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Grammy Weekend Begins With Streisand Tribute

COMPLETE COVERAGE: 53rd Grammy Awards
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LOS ANGELES (AP) — Stevie Wonder, Tony Bennett and a trio of “Glee” stars led Barbra Streisand on a musical journey through her nearly 50-year career.

They joined Faith Hill, Barry Manilow and Seal in launching Grammy weekend by honoring the Oscar-winning singer and actress as MusiCares Person of the Year on Friday night.

Streisand, who turns 69 in April, was singled out for her musical achievements and philanthropic work.

“I said yes because it’s such a wonderful organization that takes care of their own — the people who actually create the music,” she told the audience.

The evening’s standing ovations went to Wonder, Bennett and Streisand, who closed the show with what she called “the leftovers” of her hits at the Los Angeles Convention Center.

Wonder played piano and harmonica on “People,” accompanied by trumpeter Arturo Sandoval.

“I want you to know when I was 12 years old, I said, `I wish she could be my girlfriend because she sounds so good,”‘ Wonder told more than 2,000 guests.

Bennett did “Smile,” a song he and Streisand dueted on in his 2006 TV special.

With Herbie Hancock at the piano, 17-year-old Canadian Nikki Yanofsky sang a jazzy take of “On a Clear Day You Can See Forever” from Streisand’s 1970 movie of the same name.

Diana Krall played piano on “Down with Love” from 1963, while Lea Michele of “Glee” belted out “My Man” from 1965.

Matthew Morrison, Michele’s castmate on the hit Fox show, and Kristin Chenoweth dueted on “One Less Bell to Answer/A House is Not a Home.” Darren Criss of “Glee” opened the show with “What Kind of Fool” before he and his a capella backups blew kisses to Streisand, who was seated in the audience next to her husband James Brolin.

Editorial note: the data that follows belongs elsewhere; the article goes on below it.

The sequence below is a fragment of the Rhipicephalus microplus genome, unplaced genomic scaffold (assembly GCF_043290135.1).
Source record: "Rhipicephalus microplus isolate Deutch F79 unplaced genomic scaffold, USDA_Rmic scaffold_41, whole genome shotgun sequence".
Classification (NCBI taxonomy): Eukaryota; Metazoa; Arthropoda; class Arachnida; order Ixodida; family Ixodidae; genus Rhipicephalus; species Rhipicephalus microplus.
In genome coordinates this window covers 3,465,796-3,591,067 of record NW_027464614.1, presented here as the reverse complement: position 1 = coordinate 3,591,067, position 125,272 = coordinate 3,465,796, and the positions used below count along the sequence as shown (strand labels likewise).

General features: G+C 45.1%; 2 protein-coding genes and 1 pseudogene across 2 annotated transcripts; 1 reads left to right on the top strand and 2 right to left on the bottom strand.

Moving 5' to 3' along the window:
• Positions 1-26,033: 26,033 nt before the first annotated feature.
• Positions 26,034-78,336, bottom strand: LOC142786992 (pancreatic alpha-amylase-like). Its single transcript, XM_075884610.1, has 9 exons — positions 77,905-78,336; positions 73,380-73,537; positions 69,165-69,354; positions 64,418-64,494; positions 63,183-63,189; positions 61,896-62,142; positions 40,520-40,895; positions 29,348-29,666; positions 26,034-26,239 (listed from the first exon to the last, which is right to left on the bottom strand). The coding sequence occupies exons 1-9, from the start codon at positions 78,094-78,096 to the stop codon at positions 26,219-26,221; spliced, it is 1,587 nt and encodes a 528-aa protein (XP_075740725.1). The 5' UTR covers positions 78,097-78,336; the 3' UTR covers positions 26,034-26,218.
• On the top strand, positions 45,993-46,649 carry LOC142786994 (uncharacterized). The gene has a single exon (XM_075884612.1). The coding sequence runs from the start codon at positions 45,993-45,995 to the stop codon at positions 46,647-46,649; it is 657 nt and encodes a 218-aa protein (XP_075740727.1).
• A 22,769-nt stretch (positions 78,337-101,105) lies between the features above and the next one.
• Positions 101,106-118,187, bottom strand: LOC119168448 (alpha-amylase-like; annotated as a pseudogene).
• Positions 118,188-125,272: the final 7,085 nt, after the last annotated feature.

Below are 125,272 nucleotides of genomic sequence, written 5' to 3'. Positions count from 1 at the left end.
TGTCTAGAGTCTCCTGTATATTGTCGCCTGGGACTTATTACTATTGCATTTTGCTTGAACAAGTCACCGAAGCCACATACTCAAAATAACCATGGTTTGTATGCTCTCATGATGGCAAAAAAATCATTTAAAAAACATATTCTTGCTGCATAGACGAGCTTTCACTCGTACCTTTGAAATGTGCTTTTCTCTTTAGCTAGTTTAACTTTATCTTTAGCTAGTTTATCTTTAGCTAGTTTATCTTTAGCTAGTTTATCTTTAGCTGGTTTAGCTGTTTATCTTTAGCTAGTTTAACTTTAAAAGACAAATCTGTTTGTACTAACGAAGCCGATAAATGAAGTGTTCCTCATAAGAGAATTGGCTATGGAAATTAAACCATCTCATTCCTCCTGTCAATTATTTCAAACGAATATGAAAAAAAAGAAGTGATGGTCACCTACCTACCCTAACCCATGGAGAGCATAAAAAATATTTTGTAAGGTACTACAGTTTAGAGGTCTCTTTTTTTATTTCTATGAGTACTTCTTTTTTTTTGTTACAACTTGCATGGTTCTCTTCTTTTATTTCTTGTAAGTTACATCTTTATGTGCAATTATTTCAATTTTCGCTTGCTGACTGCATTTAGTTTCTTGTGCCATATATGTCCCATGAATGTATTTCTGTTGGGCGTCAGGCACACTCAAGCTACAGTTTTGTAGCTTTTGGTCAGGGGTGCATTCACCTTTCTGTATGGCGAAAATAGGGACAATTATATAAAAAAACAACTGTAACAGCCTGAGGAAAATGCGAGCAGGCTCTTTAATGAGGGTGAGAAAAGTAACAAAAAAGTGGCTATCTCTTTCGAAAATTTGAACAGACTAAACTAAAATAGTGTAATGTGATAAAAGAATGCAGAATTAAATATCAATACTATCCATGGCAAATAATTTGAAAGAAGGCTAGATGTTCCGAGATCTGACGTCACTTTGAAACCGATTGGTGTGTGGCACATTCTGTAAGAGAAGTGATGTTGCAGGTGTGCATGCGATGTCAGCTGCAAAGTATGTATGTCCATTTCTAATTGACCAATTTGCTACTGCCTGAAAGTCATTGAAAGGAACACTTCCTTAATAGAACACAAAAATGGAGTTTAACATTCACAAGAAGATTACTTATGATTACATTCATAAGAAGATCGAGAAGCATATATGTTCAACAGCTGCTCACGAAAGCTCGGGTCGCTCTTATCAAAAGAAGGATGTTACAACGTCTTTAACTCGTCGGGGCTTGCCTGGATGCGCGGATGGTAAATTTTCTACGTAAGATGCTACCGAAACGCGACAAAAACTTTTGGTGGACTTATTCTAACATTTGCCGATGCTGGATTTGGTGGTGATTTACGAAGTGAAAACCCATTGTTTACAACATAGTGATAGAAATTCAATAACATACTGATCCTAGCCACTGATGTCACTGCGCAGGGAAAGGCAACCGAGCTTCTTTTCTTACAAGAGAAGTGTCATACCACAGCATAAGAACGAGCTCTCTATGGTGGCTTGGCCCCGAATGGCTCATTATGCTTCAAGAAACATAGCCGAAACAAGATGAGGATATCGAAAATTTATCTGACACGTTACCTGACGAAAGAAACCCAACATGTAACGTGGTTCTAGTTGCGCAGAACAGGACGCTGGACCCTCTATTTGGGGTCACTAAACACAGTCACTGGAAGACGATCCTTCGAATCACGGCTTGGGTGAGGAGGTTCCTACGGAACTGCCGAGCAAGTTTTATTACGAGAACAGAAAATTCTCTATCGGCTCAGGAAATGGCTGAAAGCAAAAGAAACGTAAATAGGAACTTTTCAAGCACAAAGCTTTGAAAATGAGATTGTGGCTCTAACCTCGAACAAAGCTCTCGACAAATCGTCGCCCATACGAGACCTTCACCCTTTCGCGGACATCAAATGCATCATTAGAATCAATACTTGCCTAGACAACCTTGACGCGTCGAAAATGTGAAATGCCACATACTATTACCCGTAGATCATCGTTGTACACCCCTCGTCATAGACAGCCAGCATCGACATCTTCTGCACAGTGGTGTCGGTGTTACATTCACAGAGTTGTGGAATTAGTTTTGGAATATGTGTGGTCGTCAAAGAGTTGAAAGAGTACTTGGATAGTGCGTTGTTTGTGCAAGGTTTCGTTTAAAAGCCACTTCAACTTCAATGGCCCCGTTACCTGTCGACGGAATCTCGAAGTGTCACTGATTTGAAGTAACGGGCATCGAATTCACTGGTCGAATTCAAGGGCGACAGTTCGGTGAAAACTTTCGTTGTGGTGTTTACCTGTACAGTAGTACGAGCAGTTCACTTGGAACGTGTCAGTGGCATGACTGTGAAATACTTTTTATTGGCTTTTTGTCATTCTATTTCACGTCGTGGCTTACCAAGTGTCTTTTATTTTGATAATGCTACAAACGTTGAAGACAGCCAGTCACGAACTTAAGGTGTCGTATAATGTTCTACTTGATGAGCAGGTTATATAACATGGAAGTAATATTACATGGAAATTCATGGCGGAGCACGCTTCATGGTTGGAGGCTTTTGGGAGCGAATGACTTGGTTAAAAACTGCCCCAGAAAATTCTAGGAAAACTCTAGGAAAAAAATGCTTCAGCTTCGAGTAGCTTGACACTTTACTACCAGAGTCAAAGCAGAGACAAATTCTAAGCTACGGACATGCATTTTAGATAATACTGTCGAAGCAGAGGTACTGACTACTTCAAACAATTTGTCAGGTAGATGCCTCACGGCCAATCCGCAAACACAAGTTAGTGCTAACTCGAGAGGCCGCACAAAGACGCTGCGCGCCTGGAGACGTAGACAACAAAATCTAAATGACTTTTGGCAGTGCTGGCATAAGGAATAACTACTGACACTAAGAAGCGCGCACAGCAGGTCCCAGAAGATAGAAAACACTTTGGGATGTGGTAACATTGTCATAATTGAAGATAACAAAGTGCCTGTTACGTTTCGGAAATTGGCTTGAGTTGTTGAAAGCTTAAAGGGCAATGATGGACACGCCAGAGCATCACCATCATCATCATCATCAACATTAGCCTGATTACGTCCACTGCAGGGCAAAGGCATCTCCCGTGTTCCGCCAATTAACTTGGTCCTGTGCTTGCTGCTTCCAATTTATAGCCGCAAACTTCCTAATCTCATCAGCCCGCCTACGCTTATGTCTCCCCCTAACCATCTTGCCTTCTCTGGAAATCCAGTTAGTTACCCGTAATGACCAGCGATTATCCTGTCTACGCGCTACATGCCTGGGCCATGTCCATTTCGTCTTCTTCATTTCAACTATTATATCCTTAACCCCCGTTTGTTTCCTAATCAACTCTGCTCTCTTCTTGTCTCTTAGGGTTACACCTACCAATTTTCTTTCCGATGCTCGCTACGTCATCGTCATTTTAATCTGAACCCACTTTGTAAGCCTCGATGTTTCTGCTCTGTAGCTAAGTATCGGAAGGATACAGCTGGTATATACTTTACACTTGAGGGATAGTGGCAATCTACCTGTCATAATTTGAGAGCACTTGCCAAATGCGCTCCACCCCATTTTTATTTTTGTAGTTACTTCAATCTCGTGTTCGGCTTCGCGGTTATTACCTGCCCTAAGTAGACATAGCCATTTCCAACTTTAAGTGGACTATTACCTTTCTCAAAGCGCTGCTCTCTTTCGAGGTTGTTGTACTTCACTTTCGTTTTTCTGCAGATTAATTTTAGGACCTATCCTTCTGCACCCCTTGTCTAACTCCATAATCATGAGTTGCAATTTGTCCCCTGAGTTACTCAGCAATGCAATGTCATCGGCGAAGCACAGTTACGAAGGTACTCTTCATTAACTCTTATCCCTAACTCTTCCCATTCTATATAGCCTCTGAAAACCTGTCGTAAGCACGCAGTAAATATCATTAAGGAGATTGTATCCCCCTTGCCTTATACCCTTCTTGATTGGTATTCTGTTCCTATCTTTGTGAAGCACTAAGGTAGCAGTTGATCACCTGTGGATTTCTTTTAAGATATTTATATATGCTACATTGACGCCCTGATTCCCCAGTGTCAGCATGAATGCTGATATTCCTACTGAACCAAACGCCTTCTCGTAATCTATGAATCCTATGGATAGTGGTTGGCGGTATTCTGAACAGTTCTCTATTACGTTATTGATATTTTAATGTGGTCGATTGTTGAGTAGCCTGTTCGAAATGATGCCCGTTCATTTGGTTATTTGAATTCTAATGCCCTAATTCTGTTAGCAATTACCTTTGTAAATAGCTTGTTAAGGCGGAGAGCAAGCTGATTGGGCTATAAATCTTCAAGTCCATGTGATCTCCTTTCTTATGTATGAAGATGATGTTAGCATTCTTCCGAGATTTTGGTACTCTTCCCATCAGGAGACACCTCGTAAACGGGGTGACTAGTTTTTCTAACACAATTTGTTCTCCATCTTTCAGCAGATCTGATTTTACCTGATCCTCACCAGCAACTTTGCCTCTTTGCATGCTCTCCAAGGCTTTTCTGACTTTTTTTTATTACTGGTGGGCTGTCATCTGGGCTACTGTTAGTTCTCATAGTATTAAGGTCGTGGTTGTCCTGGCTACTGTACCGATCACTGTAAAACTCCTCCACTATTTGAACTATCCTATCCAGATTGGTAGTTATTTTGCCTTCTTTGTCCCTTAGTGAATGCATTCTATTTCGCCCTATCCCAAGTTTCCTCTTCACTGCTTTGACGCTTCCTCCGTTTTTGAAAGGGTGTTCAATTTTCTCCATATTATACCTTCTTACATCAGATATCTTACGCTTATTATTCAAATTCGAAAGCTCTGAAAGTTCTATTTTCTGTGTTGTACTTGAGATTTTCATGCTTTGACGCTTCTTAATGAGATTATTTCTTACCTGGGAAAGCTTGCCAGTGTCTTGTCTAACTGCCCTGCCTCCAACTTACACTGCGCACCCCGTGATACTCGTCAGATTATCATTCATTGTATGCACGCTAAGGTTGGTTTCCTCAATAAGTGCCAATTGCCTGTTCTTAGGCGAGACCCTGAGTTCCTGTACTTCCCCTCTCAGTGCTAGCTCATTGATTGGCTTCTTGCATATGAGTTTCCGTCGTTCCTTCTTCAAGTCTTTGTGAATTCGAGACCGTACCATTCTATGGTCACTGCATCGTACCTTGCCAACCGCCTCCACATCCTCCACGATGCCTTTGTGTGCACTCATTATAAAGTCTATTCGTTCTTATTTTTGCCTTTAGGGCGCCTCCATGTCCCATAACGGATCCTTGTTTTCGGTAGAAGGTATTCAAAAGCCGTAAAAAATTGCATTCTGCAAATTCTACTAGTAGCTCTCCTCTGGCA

“My niece recently watched a DVD of `Funny Girl’ for the first time and asked why I was singing songs from `Glee,”‘ Streisand said, drawing laughs.

With Jeff Beck on guitar, BeBe Winans and LeAnn Rimes performed a bluesy version of “Come Rain or Come Shine.” Hill did “Send in the Clowns” and Manilow sang “Memory,” a hit for both him and Streisand.

“Neither one of us know what the heck the lyric means,” he said of the song from the Broadway musical “Cats.”

Later, Streisand said, “I think it’s about a vampire.”

It was a rare public performance for Streisand, who was introduced by Prince as “very simply the one and only.” She hasn’t toured since 2007 in Europe.
Backed by an orchestra, she sang “The Way We Were,” “Evergreen,” “Happy Days Are Here Again,” “I Finally Found Someone,” “Windmills of Your Mind” and another song from a new album she is currently recording.

Streisand poured herself a cup of tea between songs and gripped the mic stand with her left hand.

“I love music for what it does to the soul, how it elevates the moment, the emotions,” she said. “I love music for what it’s given me. It gave me a job when I couldn’t get a job as an actress. I love how music binds us together. It also reflects the times we live in.”

Streisand is nominated for best traditional pop vocal album for “Love is the Answer” at Sunday’s Grammy Awards. She will perform on the CBS telecast and be introduced by “A Star is Born” co-star Kris Kristofferson.

Friday’s dinner and auction produced the highest grossing evening in the tribute’s 21-year history, Recording Academy president Neil Portnow said.

MusiCares, run by the Recording Academy, provides financial assistance to individuals in the music industry during times of need.

(© Copyright 2011 The Associated Press. All Rights Reserved. This material may not be published, broadcast, rewritten or redistributed.)

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